Here's a look at the top free agents available:
Marc Savard: In terms of production, Savard is the biggest point-producer on the open market this summer, coming off a career-best 97 points, good for ninth in NHL scoring. But he is a defensive liability and takes a boatload of bad penalties. He is also rumored to be looking for Olli Jokinen money, which is about $5 million annually. That's too much for most sensible GMs.
Patrik Elias: A true blue-chip, free-agent forward, the longtime New Jersey Devil will be as heavily courted as any forward in the marketplace. The Devils are desperate to retain his services, but there will be a push from the Czech-heavy Rangers, as well. There's also the persistent rumor he would like to play with close friend Martin Havlat, now in Ottawa.
Doug Weight: The classy veteran, who earned his first Stanley Cup ring in Carolina, is likely headed back to St. Louis.
Jay McKee: McKee's profile and his stock jumped dramatically during the Sabres' run to the seventh game of the Eastern Conference finals. As a result, he'll likely be too expensive for the Sabres, but look for the Rangers and possibly the Leafs to be interested.
Jaroslav Spacek: Unheralded until his strong postseason in Edmonton, where he was among the league leaders in ice time and chipped in 14 playoff points (second among all defensemen), Spacek's playoff experience will move him up the depth chart for many GMs.
Sergei Samsonov: In the past, the prospect of landing the skilled Samsonov has always made opposing GMs drool. And with the emphasis on skill in the "new" NHL, the diminutive Russian will garner a lot of attention. Still, a tepid performance in the finals against Carolina might see his stock drop at least a little.
Michael Peca: Peca endured a miserable regular season in Edmonton, but redeemed himself with a sensational playoff run. Peca is likely to be too expensive for the Oilers and will almost certainly be headed elsewhere. Maybe back to Long Island, where new GM Neil Smith and coach Ted Nolan will be looking for leadership.
Mark Recchi: Carolina is unlikely to exercise its club option, making Recchi a free agent. He will likely return to Pittsburgh to play out the string on a long and admirable career.
Matt Cullen: Cullen, who turned in a wonderful performance in Game 7 of the finals and was terrific all season, will be an attractive second-line center because of his speed, skill and character. Carolina GM Jim Rutherford will try to keep him in the fold and it will be a surprise if he moves, given what seems to be a natural fit for both player and team.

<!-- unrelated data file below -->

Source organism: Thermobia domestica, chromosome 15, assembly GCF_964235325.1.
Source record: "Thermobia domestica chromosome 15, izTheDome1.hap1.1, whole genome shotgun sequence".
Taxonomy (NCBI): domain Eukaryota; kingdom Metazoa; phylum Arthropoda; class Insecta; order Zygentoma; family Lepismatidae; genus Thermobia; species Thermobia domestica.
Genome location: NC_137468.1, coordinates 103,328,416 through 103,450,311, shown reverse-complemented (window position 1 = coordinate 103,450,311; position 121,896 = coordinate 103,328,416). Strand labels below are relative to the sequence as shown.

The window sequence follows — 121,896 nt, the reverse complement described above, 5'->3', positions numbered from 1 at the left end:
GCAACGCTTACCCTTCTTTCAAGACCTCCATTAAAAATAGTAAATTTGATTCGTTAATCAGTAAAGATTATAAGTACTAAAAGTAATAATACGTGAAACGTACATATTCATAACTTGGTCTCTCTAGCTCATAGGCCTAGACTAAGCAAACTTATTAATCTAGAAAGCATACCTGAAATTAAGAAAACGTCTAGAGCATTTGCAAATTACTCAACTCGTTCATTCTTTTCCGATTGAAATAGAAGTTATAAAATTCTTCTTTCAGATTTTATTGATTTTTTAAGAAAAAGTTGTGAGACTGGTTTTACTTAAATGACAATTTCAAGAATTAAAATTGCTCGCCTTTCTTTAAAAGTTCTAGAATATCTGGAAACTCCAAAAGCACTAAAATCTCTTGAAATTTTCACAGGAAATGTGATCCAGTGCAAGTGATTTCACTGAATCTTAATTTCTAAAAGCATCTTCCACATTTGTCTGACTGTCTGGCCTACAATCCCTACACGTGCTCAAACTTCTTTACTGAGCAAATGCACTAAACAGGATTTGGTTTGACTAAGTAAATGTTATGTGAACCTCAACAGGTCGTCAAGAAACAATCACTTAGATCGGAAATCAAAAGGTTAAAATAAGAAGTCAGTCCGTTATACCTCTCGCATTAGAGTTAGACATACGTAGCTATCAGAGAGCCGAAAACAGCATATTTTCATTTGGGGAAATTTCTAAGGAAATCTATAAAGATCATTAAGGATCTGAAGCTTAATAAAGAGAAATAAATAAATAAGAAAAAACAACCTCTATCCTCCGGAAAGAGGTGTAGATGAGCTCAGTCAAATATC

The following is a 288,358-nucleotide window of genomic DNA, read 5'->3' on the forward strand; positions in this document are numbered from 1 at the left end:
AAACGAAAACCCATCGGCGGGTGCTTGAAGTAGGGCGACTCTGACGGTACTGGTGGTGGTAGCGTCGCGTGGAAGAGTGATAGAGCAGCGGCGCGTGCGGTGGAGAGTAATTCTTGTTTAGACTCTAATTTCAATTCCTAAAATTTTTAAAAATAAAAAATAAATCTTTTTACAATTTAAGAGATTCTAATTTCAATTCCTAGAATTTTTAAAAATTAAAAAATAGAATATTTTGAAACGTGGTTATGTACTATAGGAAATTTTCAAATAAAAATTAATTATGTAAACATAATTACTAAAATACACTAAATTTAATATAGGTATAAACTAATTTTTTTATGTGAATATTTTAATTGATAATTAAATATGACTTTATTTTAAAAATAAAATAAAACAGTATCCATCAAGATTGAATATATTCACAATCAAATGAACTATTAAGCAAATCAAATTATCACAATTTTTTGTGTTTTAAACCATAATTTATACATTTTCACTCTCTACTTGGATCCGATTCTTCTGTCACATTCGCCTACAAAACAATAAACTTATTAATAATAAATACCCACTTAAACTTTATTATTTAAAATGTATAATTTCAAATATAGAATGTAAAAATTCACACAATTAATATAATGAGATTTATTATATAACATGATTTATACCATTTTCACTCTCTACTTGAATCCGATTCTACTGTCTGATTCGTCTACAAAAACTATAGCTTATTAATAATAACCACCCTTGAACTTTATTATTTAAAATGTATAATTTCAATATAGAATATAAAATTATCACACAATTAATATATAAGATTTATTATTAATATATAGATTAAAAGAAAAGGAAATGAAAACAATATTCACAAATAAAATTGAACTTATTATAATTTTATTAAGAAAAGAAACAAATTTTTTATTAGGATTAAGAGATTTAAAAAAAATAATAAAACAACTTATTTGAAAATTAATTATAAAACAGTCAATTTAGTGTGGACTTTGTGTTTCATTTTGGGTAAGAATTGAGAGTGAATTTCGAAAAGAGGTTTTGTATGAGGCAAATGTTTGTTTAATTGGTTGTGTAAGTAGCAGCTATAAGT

Brendan Witt: The hard-hitting Witt will be attractive to a lot of teams looking to add character along the blue line, but Nashville GM David Poile will be under pressure to sign him after giving up a first-round pick to get him from Washington at the trade deadline.
Brendan Shanahan: There are conflicting reports out of Detroit, where the Red Wings have to make changes after a third straight disappointing playoff performance. Can Detroit afford Shanahan and Nicklas Lidstrom and get a top-notch starting goaltender? Can they afford to have graybeards Chris Chelios, Steve Yzerman and Shanahan in the lineup? If the answer is no, look for Shanahan to land with a Cup contender looking for a veteran presence.
Alyn McCauley: He's one of the great character guys in the game and a solid two-way player. After a terrific campaign in 2003-04, McCauley's productivity dropped and he played hurt during the playoffs.
Rob Blake: One of the most productive, valuable defensemen of his generation, Blake will almost certainly remain in Colorado, even if it means taking less than he could garner on the open market, just as captain Joe Sakic did this week in signing on for next season.
Jason Arnott: He's an interesting midrange forward whose 76 points were second only to Dallas captain Mike Modano on the team. The Stars would like Arnott back, but watch for former Dallas GM Bob Gainey to try to lure Arnott to Montreal. Arnott also won a Cup playing alongside fellow unrestricted free agents Elias and Petr Sykora. Hmm.
Chris Mason: He's an interesting dark horse among the goaltending set. Mason performed well in relief of Tomas Vokoun late in the season and through the Predators' first-round loss to San Jose. He'll be less expensive than others and might be just as good.
Jeremy Roenick: Roenick insists he isn't done in spite of what last year's performance might indicate. Could a return to Chicago be in the offing? In many ways, the man and the franchise deserve each other. If Roenick bows to Father Time, watch for him to turn up on OLN's broadcasts.
Jason Allison: The big center with the soft hands had 60 points in 66 games for the Toronto Maple Leafs. He was, however, minus-18 and rumors persist he's a difficult guy in the dressing room. Still, there's always room for a point-a-game pivot in the NHL and Allison will have much to prove.
Scott Burnside is an NHL writer for ESPN.com.